A rifle weighing 30lbs or more and 4 ft long is clearly not concealable.  So let’s return to reality, and remember that our prime consideration here is a pistol you will always carry that is ultra-concealable.  You are sacrificing some power and magazine capacity in return for smaller size, lighter weight, and greater concealability.  The issue is simply how far you should go on this sacrificial scale.

To look at the lower end of the energy scale, a .25 Auto round weighs about 35 – 50 grains, travels at 760 – 900 fps, and generates about 63 – 66 ft lbf (these figures from a 2″ barrel).  It is massively slower, lighter, and less powerful than even the .32 ACP.

In case you wonder, a .22 LR is in some respects more powerful than the .25 Auto.  Although the bullets are smaller (30 – 40 grain), they are faster (1000 – 1400 fps) and have more energy (100 – 150 ft lbf).

For the truly small pocket pistols, you probably should limit yourself to .380 ACP.  Try and skip the .32 ACP because there’s not really any extra advantage in terms of size/weight to justify the reduction in ‘stopping power’ between the .380 and .32 rounds, and don’t get a too small and light pistol in a heavier caliber.

If you really want 9mm or bigger/better (and good for you if you do) then get a ‘proper’ sized pistol to go with it so you’ve a more stable and accurate firing platform to work with.

(This was part two of a three part series.  Please also visit ‘Choosing a Lightweight, Small, Concealable Sub-Compact or Pocket Pistol‘ and ‘How to Best Carry Concealed a Sub-Compact Pocket Pistol‘.)

  5 Responses to “Which Caliber to Choose for a Sub-Compact ‘Pocket Pistol’”

Comments (4) Pingbacks (1)
  1. Great article. This helped me a huge amount as I really didn’t understand it all. Looks like I am swapping from the .25 to the .380 in a small gun.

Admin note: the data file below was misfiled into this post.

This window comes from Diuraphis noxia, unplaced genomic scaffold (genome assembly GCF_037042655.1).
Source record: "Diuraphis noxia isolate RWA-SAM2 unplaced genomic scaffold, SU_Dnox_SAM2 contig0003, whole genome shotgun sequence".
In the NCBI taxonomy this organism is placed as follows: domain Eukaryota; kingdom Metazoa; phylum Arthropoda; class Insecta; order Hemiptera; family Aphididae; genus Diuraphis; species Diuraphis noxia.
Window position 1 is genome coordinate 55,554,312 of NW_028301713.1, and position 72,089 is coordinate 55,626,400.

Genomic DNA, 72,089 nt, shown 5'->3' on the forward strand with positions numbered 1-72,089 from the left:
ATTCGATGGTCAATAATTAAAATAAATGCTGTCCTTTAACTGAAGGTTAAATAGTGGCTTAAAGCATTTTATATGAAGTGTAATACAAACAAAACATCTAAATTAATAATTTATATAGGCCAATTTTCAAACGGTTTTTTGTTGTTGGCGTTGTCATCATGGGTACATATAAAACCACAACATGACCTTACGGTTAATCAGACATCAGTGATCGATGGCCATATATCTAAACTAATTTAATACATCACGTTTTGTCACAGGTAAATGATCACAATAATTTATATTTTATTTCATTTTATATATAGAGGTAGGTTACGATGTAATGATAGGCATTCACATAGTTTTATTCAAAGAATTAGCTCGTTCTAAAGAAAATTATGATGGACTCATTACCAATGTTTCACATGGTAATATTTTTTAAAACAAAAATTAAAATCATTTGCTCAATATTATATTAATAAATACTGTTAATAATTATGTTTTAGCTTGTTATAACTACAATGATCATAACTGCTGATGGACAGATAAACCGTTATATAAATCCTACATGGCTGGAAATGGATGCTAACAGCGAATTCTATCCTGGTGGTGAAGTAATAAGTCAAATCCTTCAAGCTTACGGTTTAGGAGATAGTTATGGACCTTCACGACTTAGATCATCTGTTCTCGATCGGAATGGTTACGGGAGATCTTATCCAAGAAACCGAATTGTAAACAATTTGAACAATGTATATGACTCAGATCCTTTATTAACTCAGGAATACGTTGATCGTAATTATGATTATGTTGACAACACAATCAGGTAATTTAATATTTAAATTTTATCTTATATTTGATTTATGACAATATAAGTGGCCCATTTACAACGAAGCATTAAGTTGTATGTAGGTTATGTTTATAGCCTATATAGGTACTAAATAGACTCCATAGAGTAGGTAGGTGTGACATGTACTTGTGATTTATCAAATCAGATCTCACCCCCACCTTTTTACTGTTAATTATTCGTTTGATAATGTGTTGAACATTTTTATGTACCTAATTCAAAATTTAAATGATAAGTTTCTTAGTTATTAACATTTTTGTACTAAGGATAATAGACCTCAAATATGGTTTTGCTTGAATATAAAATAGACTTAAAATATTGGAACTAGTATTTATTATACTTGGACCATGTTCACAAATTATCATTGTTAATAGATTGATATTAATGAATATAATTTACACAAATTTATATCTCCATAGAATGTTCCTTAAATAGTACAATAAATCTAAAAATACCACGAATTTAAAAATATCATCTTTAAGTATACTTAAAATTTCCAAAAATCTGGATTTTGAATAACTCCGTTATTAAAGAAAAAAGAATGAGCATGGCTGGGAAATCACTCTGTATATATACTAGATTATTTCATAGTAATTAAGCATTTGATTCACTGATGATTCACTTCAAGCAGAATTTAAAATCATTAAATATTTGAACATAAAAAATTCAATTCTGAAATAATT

• Good for you, Rex.

      That is a huge improvement in stopping power, and will have you much better prepared to resolve problems.

      Of course, even bigger is even better! But for sure, upgrading from .25 to .380 is a great step forward.

  2. I’m going with a .380ACP myself.

    I have a 9mm (FNX 9), a 40S&W (SD40VE) and a .22lr (Sig Mosquito), all regular size handguns that just wont cut it. I need a truly concealable item that will not hinder me in any way. Carrying any of those three on my side takes a big toll on me and, no matter what holster I use, it still prints because I tend to be very athletic and stretch down too much.

    I don’t want my firearms to dictate my every posture, I want one that will suit my posture. For this reason, I’m going with a pocket handgun (either front or wallet type holstered). A small 380 is my choice.

  3. .380 is on average 25% heavier than a .32 your math is off a bit, but obviously, bigger faster and more energy is better. Bullet choice is also important. No sense in using a bigger faster round if its just going to whistle right through and not expand and create a cavernous wound channel